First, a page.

When picking the best companies for the long term, competitive strength is one of the most important variables to consider. Brand power can be a simple, yet remarkably powerful source of competitive differentiation, and companies with valuable brands tend to deliver above-average returns for investors over the years.

In the following roundtable, our contributors share three investment ideas in companies benefiting from rock-solid brand power.

Tim Green: Costco (NASDAQ:COST)
Most retailers spend a significant percentage of their revenue on advertising in order to drive customers to their stores. Department stores, for example, may spend anywhere from 5% to 10% of revenue on marketing, and while this buys them brand recognition, brand loyalty is a far more intangible concept. The best retailers with the strongest brands are able to spend the least on advertising, because customers return again and again without the prodding of expensive advertising campaigns.

Costco Pic

Source: Costco.

The best example of a retailer able to garner incredible brand loyalty is warehouse club Costco. Amazingly, Costco has no formal marketing budget at all, eschewing traditional advertising methods altogether. Apart from sending out coupons to members once a month, Costco does very little to actively compel customers to visit its stores. Instead, the value that Costco offers its customers over traditional retailers is enough to keep them coming back.

This brand loyalty that Costco has achieved produces tangible benefits for the company. Instead of having to plow millions of dollars into advertising, Costco can keep its prices low and pay its employees above-average wages. This creates a feedback loop, where low prices and favorable treatment of employees compared to other retailers further enhances the image of the company in the eyes of consumers. Costco's powerful brand gives it a major competitive advantage, one that marketing dollars simply can't buy.

Andres Cardenal: Apple (NASDAQ:AAPL)
Apple is arguably one of the most distinguished brands in the world. In fact, reputable publications such as Forbes and Interbrand put Apple in the first position in their global brand rankings.   

The company has a famously loyal customer base, and brand differentiation allows Apple to charge premium prices for its products and deliver profitability levels well above those of the competition. Most smartphone manufacturers are aggressively competing on price to sustain market share, while at the same time, Apple is experiencing massive sales growth and rising sales prices for its iPhone models.

Screen Shot

Source: Apple.

Apple reported a $99 increase in the average selling price in the iPhone segment during the last quarter, reaching $660 per unit. In theory, this could be a drag on sales volume when operating in such a competitive industry, however, such is not the case. Far from it. iPhone unit sales jumped by a staggering 35% year over year during the quarter.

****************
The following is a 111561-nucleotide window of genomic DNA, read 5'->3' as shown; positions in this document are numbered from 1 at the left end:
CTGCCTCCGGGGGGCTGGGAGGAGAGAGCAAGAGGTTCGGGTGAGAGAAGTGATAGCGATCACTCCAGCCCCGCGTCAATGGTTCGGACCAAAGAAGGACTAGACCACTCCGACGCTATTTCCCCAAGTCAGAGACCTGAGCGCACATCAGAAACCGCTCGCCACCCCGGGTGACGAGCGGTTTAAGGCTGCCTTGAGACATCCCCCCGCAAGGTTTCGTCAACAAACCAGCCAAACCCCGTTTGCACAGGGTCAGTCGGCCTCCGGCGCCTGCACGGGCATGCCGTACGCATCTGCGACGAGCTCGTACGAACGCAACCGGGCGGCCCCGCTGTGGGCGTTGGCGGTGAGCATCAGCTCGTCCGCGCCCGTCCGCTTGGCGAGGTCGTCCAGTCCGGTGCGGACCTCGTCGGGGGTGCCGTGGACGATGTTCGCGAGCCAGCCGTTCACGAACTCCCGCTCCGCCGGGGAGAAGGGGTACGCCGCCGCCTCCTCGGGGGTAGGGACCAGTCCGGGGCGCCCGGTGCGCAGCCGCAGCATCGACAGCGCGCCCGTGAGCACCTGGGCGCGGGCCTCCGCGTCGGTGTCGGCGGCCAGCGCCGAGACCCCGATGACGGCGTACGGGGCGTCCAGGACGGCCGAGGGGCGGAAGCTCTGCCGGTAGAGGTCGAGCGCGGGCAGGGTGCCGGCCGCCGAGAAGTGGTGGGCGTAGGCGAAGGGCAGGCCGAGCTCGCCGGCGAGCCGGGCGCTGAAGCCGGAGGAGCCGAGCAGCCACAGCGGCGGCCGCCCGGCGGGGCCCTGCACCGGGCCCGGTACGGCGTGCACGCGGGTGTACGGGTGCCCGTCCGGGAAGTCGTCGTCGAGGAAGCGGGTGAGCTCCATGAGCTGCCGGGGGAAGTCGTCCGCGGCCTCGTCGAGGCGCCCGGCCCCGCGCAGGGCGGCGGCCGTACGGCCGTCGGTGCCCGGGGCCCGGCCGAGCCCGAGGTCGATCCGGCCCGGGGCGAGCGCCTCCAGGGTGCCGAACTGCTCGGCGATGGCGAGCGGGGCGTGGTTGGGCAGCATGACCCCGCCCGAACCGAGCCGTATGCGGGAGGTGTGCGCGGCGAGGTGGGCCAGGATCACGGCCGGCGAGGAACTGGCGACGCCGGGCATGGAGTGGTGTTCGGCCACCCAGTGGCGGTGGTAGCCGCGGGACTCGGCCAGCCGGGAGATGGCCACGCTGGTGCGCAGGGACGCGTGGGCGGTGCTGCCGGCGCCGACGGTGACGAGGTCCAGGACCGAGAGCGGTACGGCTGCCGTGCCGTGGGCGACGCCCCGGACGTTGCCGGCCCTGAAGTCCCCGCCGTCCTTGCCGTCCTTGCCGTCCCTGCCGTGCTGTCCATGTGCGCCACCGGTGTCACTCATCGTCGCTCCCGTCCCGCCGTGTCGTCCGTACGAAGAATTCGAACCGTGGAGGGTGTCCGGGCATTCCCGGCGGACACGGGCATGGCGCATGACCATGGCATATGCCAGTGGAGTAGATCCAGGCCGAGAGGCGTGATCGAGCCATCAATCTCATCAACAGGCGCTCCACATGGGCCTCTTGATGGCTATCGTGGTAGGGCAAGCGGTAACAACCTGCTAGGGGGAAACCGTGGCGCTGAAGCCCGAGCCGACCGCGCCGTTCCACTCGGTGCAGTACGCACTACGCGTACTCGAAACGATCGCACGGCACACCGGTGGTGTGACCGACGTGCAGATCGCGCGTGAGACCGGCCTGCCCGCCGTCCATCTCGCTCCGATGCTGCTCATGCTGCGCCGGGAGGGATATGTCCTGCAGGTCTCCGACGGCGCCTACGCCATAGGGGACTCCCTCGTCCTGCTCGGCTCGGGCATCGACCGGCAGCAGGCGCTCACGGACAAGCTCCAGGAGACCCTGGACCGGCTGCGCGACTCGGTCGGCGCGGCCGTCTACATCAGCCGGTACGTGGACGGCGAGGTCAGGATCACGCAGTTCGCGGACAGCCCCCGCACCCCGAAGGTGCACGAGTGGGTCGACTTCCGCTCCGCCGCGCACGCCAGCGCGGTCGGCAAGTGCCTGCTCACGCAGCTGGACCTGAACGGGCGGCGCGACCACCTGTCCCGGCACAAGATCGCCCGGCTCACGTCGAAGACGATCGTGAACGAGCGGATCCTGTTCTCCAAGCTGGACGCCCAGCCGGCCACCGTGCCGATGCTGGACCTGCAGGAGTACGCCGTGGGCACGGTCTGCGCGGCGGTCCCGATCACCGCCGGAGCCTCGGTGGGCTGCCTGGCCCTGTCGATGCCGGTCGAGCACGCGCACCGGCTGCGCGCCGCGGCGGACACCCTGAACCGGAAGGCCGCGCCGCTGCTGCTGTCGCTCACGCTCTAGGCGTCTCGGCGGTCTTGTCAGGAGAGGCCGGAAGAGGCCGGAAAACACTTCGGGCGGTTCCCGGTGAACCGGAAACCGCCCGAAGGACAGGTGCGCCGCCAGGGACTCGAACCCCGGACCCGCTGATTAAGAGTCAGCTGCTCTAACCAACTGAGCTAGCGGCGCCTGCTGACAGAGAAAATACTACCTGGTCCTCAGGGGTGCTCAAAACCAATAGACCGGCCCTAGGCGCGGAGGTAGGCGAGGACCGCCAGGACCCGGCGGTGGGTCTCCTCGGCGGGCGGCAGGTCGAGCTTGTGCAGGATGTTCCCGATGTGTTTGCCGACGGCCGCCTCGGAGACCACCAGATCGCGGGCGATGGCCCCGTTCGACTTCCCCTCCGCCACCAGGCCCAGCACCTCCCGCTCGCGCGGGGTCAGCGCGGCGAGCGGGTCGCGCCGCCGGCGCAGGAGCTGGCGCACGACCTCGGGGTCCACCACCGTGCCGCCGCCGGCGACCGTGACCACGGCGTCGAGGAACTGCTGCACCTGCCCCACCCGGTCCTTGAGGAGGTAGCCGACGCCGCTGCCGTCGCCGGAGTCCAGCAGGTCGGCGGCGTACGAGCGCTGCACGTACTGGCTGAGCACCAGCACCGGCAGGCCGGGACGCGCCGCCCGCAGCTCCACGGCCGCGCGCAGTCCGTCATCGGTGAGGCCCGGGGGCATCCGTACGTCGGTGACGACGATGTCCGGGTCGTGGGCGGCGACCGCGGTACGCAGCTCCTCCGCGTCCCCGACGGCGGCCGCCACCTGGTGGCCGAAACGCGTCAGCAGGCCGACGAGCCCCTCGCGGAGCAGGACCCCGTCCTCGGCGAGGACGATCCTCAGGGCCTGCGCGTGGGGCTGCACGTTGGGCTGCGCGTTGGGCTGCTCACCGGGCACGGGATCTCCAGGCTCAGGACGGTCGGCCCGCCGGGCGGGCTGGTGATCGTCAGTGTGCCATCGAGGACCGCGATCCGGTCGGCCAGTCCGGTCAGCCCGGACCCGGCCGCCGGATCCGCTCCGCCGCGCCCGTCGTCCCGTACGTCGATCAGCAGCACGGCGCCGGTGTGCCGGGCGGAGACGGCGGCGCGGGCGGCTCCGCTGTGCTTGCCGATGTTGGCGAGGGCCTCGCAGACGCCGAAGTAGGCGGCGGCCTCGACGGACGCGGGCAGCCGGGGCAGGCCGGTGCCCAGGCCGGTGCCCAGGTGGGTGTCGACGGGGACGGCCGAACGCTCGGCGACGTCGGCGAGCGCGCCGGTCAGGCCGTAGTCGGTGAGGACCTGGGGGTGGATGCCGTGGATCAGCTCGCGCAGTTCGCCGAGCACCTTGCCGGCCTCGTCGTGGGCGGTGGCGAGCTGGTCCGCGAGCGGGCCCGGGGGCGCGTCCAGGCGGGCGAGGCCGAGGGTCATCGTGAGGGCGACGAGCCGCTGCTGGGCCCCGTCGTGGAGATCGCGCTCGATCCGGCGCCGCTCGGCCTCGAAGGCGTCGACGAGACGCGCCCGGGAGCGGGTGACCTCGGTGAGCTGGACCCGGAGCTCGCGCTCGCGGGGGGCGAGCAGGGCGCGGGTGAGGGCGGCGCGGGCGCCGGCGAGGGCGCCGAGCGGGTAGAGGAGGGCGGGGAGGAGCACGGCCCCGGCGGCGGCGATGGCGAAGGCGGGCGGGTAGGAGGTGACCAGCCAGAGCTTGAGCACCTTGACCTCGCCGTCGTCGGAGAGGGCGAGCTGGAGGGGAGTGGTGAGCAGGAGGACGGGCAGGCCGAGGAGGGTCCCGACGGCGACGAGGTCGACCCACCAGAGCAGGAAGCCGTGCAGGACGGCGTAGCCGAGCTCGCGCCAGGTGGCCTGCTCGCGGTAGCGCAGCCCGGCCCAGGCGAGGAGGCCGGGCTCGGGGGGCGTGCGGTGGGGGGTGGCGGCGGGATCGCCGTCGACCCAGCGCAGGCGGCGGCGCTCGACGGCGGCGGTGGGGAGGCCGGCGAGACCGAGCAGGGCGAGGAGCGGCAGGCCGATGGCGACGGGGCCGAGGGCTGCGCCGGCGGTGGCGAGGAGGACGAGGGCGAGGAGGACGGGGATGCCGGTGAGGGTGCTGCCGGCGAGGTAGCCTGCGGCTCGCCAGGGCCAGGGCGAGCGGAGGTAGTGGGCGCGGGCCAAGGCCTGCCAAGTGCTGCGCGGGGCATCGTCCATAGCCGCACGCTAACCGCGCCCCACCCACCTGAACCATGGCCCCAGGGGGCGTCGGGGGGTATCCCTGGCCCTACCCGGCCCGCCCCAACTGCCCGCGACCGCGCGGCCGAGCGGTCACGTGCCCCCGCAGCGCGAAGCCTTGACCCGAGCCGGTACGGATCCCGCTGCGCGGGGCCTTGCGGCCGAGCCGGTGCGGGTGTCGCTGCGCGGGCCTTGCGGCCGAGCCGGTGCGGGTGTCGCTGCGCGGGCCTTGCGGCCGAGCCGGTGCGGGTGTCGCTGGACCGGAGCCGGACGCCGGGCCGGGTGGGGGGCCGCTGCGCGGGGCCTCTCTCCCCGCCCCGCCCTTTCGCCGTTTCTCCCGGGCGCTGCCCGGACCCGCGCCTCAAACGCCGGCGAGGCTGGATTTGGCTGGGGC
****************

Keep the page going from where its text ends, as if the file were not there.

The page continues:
The recently launched iPhone 6s and iPhone 6s Plus are not disruptively different from previous models, but Apple has already announced that initial demand for these models looks encouragingly strong. According to the company, customer response has been "extremely positive," and sales are on track to set new records for the initial launch weekend. Apple enjoys consistently healthy demand for its products, and brand value is clearly one of the main factors behind the company's success.

Steve Symington: The Walt Disney Company (NYSE:DIS)
Though Disney "only" came in at No. 11 on Forbes' 2015 list of the world's most valuable brands, it was also one of the biggest gainers from last year's list -- the calculated value of its brand climbed 26% year over year.

Of course, there's the core Disney brand, which the company employs not only through its namesake television channels, but also in its theme parks, consumer goods segment, and several movie studios including Walt Disney Studios (of Pirates of the Caribbean fame), Walt Disney Animation Studios (with titles including Frozen and The Lion King), DisneyToon Studios (Planes, Tinker Bell), and DisneyNature (Bears, Monkey Kingdom).

Dis Pic

Source: Disney.

Finally, keep in mind that Disney also owns 100% of ABC Family, an 80% stake in ESPN, and half of A&E Television Networks. In the end, it's arguably impossible to find a company with as impressive -- and yes, powerful -- a brand portfolio as the entertainment juggernaut has built. In addition, Disney isn't afraid to shell out the cash required to bring other world-leading brands under its massive wing.

First, it picked up CGI animation specialist Pixar for $7.4 billion in 2006, followed by the $4 billion purchase of superhero-centric Marvel Entertainment in 2009, and most recently adding Star Wars and Indiana Jones parent Lucasfilm in late 2012 for another $4 billion. And while the widely anticipated first box office fruit of Disney-owned Lucasfilm is slated to hit theaters this December in the form of Star Wars: Episode VII-The Force Awakens, suffice it to say that both Pixar and Marvel have already paid off handsomely for shareholders so far.

Andrés Cardenal owns shares of Apple and Walt Disney. Steve Symington owns shares of Apple. Timothy Green has no position in any stocks mentioned. The Motley Fool owns and recommends Apple, Costco Wholesale, and Walt Disney. Try any of our Foolish newsletter services free for 30 days. We Fools may not all hold the same opinions, but we all believe that considering a diverse range of insights makes us better investors. The Motley Fool has a disclosure policy.